With all the talk of millions and billions and trillions flying around these days (the recent G20 summit proposed spending a trillion dollars to prop up the ailing world economy), it may be worthwhile for us who don’t deal with so many zero’s on a daily basis to find a way to visualize the numbers.
A million dollars, how much is it really?Â Just to get an idea, think of putting a million dollar bills on the ground, side by side.Â They would cover almost 2 U.S. football fields, including the end zones.
Now for some real world numbers.Â The amount of money that the AIG executives tried to pay themselves in bonuses, after driving the company into the wall, was $165 million (before taxes).Â That’s approximately 300 football fields of dollars.
And the amount of money that the AIG bailout is going to cost U.S. taxpayers (according to Joe Nocera, writing in the New York Times of Feb. 28, 2009, and quoting Donn Vickrey, who runs the independent research firm Gradient Analytics) is “at least $100 billion”.Â That’s so many football fields (186,920) that it’s impossible for us mortals to visualize.Â So let’s think of the island of Manhattan.Â If you cover the island from Wall Street to the Bronx in dollar bills, the bailout of just AIG is going to cost us taxpayersÂ enough dollar bills to cover more than 17 Manhattan islands.Â That’s approximately $3,620 for every man, woman, and child in the United States.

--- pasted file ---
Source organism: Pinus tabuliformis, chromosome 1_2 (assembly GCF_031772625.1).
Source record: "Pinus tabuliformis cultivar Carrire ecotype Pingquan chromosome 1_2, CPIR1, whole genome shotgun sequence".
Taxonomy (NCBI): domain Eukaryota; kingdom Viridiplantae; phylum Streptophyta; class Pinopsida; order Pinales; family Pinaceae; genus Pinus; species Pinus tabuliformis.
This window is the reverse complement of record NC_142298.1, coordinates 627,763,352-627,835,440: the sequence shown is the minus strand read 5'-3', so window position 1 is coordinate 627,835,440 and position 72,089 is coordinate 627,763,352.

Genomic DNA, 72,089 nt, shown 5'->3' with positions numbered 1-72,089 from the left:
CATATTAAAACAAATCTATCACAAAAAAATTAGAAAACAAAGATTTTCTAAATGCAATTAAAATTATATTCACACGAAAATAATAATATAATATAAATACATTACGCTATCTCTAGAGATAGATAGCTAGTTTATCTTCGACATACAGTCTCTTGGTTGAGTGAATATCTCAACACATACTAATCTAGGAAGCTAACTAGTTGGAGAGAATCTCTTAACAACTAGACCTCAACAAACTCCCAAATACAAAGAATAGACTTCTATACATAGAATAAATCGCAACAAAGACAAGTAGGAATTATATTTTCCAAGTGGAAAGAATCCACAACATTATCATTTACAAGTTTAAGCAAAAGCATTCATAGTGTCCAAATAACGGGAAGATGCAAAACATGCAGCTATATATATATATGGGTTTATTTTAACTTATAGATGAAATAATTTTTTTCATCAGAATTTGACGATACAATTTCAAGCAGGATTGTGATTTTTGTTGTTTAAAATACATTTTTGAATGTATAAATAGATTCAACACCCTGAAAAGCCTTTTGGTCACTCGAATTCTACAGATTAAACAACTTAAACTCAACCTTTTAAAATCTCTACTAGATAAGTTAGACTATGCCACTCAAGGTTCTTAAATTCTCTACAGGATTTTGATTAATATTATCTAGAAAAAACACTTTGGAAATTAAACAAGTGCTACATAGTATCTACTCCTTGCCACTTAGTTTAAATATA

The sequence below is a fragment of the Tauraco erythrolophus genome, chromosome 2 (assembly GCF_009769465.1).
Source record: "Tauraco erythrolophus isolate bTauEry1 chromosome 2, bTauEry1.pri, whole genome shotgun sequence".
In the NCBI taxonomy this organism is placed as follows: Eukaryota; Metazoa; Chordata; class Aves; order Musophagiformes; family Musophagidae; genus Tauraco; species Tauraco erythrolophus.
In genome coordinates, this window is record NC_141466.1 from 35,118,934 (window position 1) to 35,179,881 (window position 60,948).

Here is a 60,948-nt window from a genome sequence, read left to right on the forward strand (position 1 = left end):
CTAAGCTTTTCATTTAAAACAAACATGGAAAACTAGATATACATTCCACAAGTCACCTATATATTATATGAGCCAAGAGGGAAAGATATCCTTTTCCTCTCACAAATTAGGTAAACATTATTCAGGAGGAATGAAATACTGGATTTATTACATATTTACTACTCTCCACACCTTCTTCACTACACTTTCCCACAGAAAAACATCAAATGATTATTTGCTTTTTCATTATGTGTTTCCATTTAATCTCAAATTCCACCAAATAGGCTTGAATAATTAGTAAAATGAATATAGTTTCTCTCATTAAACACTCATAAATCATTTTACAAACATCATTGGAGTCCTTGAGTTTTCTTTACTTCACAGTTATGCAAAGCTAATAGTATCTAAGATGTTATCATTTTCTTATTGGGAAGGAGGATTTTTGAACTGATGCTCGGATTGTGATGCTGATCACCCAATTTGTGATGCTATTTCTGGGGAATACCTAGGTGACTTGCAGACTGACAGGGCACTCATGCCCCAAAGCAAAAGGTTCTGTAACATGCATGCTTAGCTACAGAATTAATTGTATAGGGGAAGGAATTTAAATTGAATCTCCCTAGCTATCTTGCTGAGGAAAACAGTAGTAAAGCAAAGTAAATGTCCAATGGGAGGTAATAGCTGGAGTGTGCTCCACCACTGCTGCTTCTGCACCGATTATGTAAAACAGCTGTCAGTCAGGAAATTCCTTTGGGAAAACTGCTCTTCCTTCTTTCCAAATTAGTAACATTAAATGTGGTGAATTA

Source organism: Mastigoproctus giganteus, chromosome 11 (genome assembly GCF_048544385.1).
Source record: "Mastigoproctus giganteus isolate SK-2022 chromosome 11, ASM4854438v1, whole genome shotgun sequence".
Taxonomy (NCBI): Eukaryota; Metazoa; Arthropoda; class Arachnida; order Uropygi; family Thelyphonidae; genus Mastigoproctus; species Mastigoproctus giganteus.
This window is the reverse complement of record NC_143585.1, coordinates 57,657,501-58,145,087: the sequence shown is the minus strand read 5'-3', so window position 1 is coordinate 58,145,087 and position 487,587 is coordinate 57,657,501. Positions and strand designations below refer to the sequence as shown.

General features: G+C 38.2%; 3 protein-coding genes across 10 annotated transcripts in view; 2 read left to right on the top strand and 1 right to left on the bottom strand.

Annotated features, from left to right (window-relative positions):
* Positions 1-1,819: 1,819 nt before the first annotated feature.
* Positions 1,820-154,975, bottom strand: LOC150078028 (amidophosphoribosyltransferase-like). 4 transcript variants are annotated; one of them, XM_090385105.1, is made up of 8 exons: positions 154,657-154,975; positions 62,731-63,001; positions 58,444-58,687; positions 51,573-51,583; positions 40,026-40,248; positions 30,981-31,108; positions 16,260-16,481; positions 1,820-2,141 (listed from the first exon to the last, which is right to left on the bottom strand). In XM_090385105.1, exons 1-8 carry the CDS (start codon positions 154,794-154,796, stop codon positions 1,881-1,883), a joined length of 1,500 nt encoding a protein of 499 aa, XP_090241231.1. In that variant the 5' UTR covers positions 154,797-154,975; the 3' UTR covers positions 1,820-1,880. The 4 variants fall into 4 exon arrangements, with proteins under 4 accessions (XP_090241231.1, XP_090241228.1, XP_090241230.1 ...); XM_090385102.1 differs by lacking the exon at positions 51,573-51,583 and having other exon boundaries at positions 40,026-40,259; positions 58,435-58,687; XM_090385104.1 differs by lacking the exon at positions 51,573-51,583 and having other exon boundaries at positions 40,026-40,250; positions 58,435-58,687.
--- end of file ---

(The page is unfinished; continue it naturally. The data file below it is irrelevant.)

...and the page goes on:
And that’s just one company’s bailout money.Â What about the billions needed for Citicorp, Freddie Mac and Fannie Mae, or General Motors?